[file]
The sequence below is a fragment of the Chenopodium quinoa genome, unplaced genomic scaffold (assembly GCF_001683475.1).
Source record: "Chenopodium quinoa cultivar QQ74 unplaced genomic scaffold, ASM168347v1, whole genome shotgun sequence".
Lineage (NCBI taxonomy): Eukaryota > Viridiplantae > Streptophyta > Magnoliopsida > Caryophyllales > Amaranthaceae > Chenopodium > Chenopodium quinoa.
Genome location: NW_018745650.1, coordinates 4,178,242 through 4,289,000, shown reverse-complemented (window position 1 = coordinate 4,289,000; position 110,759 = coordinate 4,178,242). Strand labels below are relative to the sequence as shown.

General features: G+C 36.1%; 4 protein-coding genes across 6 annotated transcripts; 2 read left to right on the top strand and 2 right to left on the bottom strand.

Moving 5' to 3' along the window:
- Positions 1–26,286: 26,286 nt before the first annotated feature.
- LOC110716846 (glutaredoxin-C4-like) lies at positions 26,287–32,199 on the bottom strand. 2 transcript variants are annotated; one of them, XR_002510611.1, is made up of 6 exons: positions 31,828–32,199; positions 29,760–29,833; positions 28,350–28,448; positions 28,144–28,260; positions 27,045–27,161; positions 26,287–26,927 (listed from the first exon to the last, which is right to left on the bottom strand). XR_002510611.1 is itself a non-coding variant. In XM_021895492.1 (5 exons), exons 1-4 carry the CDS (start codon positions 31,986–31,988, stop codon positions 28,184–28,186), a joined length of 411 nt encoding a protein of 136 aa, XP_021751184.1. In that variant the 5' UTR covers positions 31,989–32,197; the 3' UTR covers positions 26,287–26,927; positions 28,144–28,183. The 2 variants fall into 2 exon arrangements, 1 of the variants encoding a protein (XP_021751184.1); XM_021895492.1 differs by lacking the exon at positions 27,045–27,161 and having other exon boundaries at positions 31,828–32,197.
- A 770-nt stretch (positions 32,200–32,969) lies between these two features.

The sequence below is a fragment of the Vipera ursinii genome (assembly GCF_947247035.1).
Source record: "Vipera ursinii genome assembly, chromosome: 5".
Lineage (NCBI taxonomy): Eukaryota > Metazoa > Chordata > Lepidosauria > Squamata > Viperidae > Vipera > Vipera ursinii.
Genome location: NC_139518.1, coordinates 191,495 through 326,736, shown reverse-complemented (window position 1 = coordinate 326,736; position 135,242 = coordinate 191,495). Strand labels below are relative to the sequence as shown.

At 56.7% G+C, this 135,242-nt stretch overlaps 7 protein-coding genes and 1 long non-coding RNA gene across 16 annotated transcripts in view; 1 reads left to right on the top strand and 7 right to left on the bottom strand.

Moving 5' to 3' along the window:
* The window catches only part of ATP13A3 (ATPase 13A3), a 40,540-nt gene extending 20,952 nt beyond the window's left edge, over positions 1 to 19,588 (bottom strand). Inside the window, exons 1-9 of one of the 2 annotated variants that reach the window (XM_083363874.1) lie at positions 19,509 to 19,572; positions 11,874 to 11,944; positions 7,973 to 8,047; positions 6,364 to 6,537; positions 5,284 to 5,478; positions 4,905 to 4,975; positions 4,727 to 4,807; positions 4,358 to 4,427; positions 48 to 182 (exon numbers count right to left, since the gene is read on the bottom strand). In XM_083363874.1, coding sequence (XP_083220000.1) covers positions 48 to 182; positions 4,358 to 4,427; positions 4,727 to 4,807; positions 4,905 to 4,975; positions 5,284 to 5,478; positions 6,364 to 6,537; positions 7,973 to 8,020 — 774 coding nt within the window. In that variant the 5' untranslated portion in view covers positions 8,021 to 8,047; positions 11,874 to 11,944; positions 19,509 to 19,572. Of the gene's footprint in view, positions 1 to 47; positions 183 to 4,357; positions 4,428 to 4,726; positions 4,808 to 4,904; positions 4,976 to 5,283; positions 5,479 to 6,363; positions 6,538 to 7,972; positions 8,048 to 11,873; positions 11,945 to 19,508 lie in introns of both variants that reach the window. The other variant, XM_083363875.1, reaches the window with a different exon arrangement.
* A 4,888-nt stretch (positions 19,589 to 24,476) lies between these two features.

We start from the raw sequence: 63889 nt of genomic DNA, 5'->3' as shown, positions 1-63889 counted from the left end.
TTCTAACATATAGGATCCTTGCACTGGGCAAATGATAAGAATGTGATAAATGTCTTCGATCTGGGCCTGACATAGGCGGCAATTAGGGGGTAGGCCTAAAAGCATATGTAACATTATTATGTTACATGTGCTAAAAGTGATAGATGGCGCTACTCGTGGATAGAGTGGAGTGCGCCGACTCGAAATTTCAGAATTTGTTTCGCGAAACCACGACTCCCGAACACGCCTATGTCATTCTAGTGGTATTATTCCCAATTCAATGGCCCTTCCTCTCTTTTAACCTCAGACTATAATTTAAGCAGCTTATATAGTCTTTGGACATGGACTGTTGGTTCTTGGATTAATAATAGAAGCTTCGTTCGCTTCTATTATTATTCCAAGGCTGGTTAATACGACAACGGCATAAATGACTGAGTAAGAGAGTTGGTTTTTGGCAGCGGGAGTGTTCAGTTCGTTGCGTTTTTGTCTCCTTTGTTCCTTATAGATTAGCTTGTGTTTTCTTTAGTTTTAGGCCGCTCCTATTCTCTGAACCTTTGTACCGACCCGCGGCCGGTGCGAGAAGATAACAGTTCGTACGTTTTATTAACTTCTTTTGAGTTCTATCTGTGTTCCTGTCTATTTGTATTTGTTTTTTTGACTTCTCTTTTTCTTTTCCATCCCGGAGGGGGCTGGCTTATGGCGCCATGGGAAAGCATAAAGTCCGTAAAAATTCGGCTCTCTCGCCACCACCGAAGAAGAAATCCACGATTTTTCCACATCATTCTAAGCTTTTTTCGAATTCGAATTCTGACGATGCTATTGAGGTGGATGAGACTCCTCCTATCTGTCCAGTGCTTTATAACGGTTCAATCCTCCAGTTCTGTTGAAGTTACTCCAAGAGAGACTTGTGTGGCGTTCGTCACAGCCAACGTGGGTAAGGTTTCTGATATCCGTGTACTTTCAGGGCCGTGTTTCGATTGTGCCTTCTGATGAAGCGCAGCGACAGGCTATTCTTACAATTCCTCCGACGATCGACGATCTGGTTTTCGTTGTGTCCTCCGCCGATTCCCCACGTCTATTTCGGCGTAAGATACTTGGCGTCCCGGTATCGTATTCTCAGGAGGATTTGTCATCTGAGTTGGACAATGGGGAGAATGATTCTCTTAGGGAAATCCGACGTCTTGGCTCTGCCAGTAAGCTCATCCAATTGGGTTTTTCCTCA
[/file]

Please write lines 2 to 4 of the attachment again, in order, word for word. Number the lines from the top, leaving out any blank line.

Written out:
Source record: "Chenopodium quinoa cultivar QQ74 unplaced genomic scaffold, ASM168347v1, whole genome shotgun sequence".
Lineage (NCBI taxonomy): Eukaryota > Viridiplantae > Streptophyta > Magnoliopsida > Caryophyllales > Amaranthaceae > Chenopodium > Chenopodium quinoa.
Genome location: NW_018745650.1, coordinates 4,178,242 through 4,289,000, shown reverse-complemented (window position 1 = coordinate 4,289,000; position 110,759 = coordinate 4,178,242). Strand labels below are relative to the sequence as shown.